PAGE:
Sep 10, 2001
The NLRB issued a complaint against Toledo Hospital at the end of August, accusing it of “interfering with the employees right to a free and fair election.” This stems from a UAW organizing drive which started over a year ago, culminating in a union representation election in April which the UAW lost.
Among other things, the NLRB said that there was evidence that the hospital had promised to withhold pay and benefits if the union won and that it conducted improper surveillance and interrogation of employees.
Hospital management certainly did use almost every dirty trick in the book – and not just the ones the NLRB found evidence for. But this was not the whole story of the union’s loss.
If those dirty tricks worked, it was in part because the union drive was carried out in the fashion typical of unions these days: that is, workers were asked to sign a card, then, when enough signatures were gained, eventually to go vote. What it did not do was give the workers any real reason for keeping their allegiance steadfast.
During all the months the union drive was going on, the hospital continued to attack workers. Even when it was trying to pretend it was the workers’ best friend, its actions proved otherwise. There were plenty of things the workers who were pulled into the union organizing drive could have done to organize against the hospital’s actions. Over 300 workers signed the original statement declaring themselves an organizing committee. Even a quarter of those workers could have been the nucleus needed to bring other workers inside the hospital to fight on the problems immediately facing them. That would have gone a long way toward proving that the hospital’s scandal-mongering attacks on the union were nothing but a pack of lies.
The union originally collected signatures from almost two-thirds of the workers in the hospital. Even though the original election lost, there has to be a large residue of support for the idea that the workers want their own union – all the more so since as soon as the union drive was over, management dropped its “friendly face” mask, revealing itself once again for the ogre it had always been.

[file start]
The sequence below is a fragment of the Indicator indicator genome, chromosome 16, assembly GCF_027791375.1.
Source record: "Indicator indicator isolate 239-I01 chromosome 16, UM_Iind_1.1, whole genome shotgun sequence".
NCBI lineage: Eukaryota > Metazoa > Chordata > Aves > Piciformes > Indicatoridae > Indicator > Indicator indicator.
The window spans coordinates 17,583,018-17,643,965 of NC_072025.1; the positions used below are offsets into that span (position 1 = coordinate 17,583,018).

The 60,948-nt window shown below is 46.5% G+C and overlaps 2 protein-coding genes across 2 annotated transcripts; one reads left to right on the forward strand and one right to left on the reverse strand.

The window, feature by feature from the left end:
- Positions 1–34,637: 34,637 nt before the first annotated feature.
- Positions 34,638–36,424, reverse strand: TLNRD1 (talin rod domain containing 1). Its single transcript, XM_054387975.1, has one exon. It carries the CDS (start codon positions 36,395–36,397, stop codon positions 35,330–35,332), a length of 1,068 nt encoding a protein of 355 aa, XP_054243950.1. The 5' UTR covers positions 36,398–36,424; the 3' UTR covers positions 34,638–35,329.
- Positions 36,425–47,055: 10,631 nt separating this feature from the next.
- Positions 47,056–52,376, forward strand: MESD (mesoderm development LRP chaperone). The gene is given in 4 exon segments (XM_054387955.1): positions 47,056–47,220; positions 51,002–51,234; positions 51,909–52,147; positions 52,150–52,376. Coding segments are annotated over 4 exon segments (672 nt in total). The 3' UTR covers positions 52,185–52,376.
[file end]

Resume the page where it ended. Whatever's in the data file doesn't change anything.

The NLRB hearing will be on October 1. If the NLRB law judge is to rule according to what the hospital did, he or she will certainly rule in favor of the workers who want a union. But that’s only the beginning. There still will be another election. And the hospital is apt to appeal any finding that awards the union another chance at an election. The best way for those workers who want a union to get it is to begin acting as though they already have it. Answering management’s attacks by pulling people together to respond not only will prepare for the election, when and if it ever comes, but it will also set up a functioning union in the workplace, regardless of how all these rulings go.
The NLRB ruling affects only support workers, that is housekeepers, cafeteria and laundry workers, as well as some clerical and secretarial workers; and laboratory, radiology, operating room technicians as well as licensed practical nurses. But nothing prevents other workers who want a union from working now to put it in place and make it function.
It lies in the hands of the Toledo Hospital workers whether or not they have their union. No one can take from them what they are ready to build themselves.